You are right, but morphine is an inappropriate long-term drug and should not be prescribed for this purpose. Oxycontin has a better safety record. The problem with mprphine is that the dose needs to be increased and there is respiratory depression. If yiy are on an opiate you need to go on a "drug holiday" for at least thirty days every six months, regardless of the pain. This will "clear out the receptor sites". Start again oin a small dose, because if you start on the dose you were using thirty days ago you are likely to go into respiratory arrest. If you are being prescribed morphine it is necessary for you to have the antidote, naltraxane, or nalaxone hydrochloride available in your apartment/home. Unfortunately, most physicians won't presribe this, mostly through ignorance.
Copyright 1994-2016 MedHelp International. All rights reserved.
MedHelp is a division of Aptus Health.
This site complies with the HONcode standard for trustworthy health information.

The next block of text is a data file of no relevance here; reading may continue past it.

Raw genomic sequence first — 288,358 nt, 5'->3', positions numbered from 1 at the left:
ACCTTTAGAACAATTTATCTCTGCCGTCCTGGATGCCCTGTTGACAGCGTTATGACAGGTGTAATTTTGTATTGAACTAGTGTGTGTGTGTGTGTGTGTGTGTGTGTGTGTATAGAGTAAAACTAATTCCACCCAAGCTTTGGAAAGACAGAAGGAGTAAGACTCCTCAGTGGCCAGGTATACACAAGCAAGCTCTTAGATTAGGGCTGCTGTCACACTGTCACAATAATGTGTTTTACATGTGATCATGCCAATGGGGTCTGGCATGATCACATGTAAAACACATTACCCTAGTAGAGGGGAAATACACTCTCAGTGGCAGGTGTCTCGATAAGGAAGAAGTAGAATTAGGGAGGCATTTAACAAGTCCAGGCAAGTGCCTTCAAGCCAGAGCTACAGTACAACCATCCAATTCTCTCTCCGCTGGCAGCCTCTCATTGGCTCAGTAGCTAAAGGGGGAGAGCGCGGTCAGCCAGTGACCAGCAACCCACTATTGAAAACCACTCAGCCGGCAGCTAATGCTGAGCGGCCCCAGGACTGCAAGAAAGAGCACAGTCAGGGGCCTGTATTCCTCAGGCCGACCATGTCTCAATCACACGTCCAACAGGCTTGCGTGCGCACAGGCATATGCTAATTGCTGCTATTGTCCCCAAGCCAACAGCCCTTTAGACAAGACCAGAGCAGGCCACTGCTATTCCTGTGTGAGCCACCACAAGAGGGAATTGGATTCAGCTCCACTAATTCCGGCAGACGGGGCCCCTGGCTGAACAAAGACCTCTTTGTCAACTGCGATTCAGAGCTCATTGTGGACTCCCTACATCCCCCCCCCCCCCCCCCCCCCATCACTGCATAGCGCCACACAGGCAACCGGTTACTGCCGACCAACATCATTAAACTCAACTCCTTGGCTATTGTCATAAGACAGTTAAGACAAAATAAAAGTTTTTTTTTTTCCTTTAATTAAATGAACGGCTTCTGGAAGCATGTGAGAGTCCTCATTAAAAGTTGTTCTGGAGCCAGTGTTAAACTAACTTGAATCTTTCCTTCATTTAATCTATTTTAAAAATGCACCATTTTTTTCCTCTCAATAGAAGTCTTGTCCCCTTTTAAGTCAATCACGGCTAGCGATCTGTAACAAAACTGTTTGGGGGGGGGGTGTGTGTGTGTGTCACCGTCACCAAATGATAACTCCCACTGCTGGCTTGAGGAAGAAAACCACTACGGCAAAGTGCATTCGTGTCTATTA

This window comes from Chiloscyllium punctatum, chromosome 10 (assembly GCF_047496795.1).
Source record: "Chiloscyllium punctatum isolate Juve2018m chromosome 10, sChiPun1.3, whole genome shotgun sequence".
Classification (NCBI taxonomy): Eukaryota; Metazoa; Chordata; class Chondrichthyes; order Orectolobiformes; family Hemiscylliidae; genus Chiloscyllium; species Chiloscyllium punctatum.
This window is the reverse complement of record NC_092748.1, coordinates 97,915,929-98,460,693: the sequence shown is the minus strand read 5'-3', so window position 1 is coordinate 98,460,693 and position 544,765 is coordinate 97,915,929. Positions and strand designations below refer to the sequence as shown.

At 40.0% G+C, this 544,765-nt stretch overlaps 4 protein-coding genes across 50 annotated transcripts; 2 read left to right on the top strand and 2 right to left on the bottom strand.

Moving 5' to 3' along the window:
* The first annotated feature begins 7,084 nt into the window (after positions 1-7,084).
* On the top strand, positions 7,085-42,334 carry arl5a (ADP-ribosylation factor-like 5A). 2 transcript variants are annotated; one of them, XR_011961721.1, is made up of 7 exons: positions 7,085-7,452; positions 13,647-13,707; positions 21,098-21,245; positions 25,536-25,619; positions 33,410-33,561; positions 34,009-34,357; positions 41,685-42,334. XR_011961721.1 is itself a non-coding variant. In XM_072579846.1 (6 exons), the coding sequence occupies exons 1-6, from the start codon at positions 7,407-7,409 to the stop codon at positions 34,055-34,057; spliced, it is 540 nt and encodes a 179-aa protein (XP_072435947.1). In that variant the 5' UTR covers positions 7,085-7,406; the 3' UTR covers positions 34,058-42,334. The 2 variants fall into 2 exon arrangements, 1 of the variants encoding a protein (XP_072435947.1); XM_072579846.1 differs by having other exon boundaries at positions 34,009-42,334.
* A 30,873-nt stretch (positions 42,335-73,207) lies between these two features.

The Content on this Site is presented in a summary fashion, and is intended to be used for educational and entertainment purposes only. It is not intended to be and should not be interpreted as medical advice or a diagnosis of any health or fitness problem, condition or disease; or a recommendation for a specific test, doctor, care provider, procedure, treatment plan, product, or course of action. Med Help International, Inc. is not a medical or healthcare provider and your use of this Site does not create a doctor / patient relationship. We disclaim all responsibility for the professional qualifications and licensing of, and services provided by, any physician or other health providers posting on or otherwise referred to on this Site and/or any Third Party Site. Never disregard the medical advice of your physician or health professional, or delay in seeking such advice, because of something you read on this Site. We offer this Site AS IS and without any warranties. By using this Site you agree to the following Terms and Conditions. If you think you may have a medical emergency, call your physician or 911 immediately.